[H]ere’s what we do know. We are fallible beings; we have nothing but provisional knowledge; and we will die. And this is enough. This does not mean we should give up inquiring or seeking to understand. Skepticism is not nihilism. It doesn’t posit that there is no truth; it merely notes that if truth exists, it is inherently beyond our ultimate grasp. And accepting those limits is the first step toward sanity, toward getting on with life. This is what I mean by conservatism.

And this is what I mean by secular humanism. (Not necessarily that truth is “beyond our grasp” — I would modify that to an acceptance that there may be things our meat-based cranial wetware can never quite process, but not that we know this to be so.) Life is finite, but in the time we are conscious and mobile we have an opportunity to investigate and make meaning as we will. To do that, you need to come to terms with mortality and, if not the non-existence, then at least the inaccessibility, of the supernatural.

For the record, though I have accepted the lack of a supernatural, coming to terms with mortality is a state of being that continues to prove elusive to me.

There’s more. As the conversation at Sullivan’s blog goes on, readers begin to clamor for a discussion that answers not just whether Montaigne was a skeptic, but whether he was an outright atheist. (Indeed, they really want to know if he qualifies as a “New Atheist,” which I think is a pointless question.) To try for an answer, they go to the authority, Sarah Bakewell:

I am an atheist myself and therefore quite inclined to look for an atheist Montaigne. On the other hand, I came to feel that this would be an over-simplification.

By temperament and general world-view, Montaigne was extremely skeptical, and this inclined him towards atheism. But he was skeptical about all claims to a single truth about the world – both religious claims and what we might now call scientific ones. … I think I’d sum up my impression of Montaigne by saying that he was not necessarily an atheist … but that he was profoundly, enthusiastically, gloriously secular.

That sounds right to me. Ascribing atheism to historical figures for whom such an outlook would have been extremely alienating I think is largely a fool’s errand. We do it with Jefferson, Lincoln, Shakespeare, and on and on, and while any or all of these individuals were certainly skeptical, contemplative, analytical, and prone to challenge outlandish notions, they lived in times when out-and-out atheism would have been quite a leap, and even if they were privately entirely atheistic, we’d likely never know. So too, I think, with Montaigne.

I went back into my notes from my first reading of the Essays to unearth some of his better skeptical passages, and I tell you my cup runneth over. Take away some of the more archaic structure of the 16th century prose, and you could read these passages in Skeptical Inquirer:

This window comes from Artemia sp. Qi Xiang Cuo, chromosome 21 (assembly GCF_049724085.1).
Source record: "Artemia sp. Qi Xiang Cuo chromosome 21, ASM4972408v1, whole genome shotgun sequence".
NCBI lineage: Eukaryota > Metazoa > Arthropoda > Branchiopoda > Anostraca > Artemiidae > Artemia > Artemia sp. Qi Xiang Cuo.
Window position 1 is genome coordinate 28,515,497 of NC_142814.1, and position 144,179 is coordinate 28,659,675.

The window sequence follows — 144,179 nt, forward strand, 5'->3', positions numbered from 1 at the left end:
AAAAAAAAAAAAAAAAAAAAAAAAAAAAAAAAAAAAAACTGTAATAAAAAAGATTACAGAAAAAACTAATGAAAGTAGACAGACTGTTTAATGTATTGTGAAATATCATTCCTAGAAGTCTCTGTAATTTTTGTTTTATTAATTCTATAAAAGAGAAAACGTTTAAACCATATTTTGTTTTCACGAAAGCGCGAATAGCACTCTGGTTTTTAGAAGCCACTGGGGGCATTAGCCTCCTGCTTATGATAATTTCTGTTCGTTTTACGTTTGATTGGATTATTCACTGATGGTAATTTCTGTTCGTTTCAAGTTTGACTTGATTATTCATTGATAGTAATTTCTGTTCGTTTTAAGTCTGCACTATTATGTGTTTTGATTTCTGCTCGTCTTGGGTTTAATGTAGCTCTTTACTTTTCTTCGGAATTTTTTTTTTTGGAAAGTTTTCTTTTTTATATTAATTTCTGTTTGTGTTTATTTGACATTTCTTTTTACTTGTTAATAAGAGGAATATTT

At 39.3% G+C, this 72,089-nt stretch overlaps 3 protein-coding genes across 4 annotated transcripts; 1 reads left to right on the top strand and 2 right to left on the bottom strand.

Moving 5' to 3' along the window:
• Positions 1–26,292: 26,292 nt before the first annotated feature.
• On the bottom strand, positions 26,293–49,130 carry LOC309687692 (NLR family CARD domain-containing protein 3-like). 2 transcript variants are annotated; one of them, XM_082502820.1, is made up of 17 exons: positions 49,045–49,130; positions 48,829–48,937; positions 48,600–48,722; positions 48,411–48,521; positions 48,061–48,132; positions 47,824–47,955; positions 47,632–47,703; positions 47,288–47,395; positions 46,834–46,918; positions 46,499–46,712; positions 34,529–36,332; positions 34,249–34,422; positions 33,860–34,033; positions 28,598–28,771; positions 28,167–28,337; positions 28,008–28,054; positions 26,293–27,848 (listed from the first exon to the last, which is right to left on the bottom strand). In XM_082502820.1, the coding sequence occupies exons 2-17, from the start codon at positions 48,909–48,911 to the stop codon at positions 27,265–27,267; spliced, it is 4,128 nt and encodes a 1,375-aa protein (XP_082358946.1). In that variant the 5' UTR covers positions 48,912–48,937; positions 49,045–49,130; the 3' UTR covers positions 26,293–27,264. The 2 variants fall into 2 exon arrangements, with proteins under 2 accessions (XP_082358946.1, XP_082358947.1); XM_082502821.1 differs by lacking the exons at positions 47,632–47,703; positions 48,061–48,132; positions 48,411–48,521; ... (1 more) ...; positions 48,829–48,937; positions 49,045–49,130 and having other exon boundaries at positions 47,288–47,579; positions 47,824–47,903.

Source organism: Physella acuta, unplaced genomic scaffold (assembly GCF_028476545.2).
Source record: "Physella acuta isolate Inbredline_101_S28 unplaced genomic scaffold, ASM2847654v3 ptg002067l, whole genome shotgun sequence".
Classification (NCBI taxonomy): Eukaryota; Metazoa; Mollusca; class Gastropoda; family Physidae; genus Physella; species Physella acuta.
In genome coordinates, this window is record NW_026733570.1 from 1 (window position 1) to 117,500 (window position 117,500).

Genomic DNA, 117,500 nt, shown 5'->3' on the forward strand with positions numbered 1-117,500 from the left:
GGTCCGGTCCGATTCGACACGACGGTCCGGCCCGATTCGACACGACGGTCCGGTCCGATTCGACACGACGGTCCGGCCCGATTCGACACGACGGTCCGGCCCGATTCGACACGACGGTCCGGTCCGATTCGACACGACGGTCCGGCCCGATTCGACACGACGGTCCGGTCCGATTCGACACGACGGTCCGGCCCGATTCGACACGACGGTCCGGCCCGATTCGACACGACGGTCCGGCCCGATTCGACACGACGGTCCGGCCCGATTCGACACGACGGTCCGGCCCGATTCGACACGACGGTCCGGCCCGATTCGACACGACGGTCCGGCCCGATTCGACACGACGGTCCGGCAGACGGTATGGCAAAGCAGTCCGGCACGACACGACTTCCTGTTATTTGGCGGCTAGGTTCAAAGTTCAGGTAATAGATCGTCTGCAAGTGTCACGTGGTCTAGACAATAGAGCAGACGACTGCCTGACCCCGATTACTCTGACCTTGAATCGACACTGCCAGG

‘Tis very probable, that visions, enchantments, and all extraordinary effects of that nature, derive their credit principally from the power of imagination, working and making its chiefest impression upon vulgar and more easy souls, whose belief is so strangely imposed upon, as to think they see what they do not see.

Or how about this for a way to describe the latest flimflam artist or psychic:

These ape’s tricks are the main of the effect, our fancy being so far seduced as to believe that such strange means must, of necessity, proceed from some abstruse science: their very inanity gives them weight and reverence.

That’s awesome.

He also leaves clear room for the existence of God, even if he finds such a being wholly out of his ability to comprehend. But he does so seemingly as a hedge:

[R]eason has instructed me, that thus resolutely to condemn anything for false and impossible, is arrogantly and impiously to circumscribe and limit the will of God, and the power of our mother nature, within the bounds of my own capacity, than which no folly can be greater. If we give the names of monster and miracle to everything our reason cannot comprehend, how many are continually presented before our eyes?

Some say God is responsible for this or that event, but Montaigne says that making such claims limits the potential power of said God, and leaves no room for actual discovery or investigation.

Thence it comes to pass, that nothing is so firmly believed, as what we least know; nor any people so confident, as those who entertain us with fables, such as your alchemists, judicial astrologers, fortune-tellers, and physicians.

“God” is such a big idea, so open to interpretation and imagination, with so many ways it could be presumed to manifest, that it makes sense that Montaigne doesn’t tell us that such a thing absolutely doesn’t exist. But his experience in the real world allowed him to be keenly and unabashedly skeptical. And as he does not seem to have lived his life nor written his works in any explicitly Christian mode, we can also say, as Bakewell does, that he was indeed “profoundly, enthusiastically, gloriously secular.”

The Earth Will Be Peopled by Entirely Another Generation

Yes, they cared about this a hundred years ago, too. From the New York Times, December 12, 1912:

For those who delight in that sort of amusement to-day is a day to celebrate by writing a great many letters and dating them, each and every one, 12–12–12. The sequence of the twelves makes positively a one-day stand and no more. Those who put off their writing after to-day will never again while they live have this opportunity! When again a person takes pen in hand to indite a letter with the figures 12-12-12 in the dateline, an entire century will have passed, and the earth will be peopled by quite entirely another generation. Last year there was 11-11-11, but, alas there never can be a 13-13-13, unless they change the calendar a great deal.

Found via the indispensable Twitter account, The Times Is On It.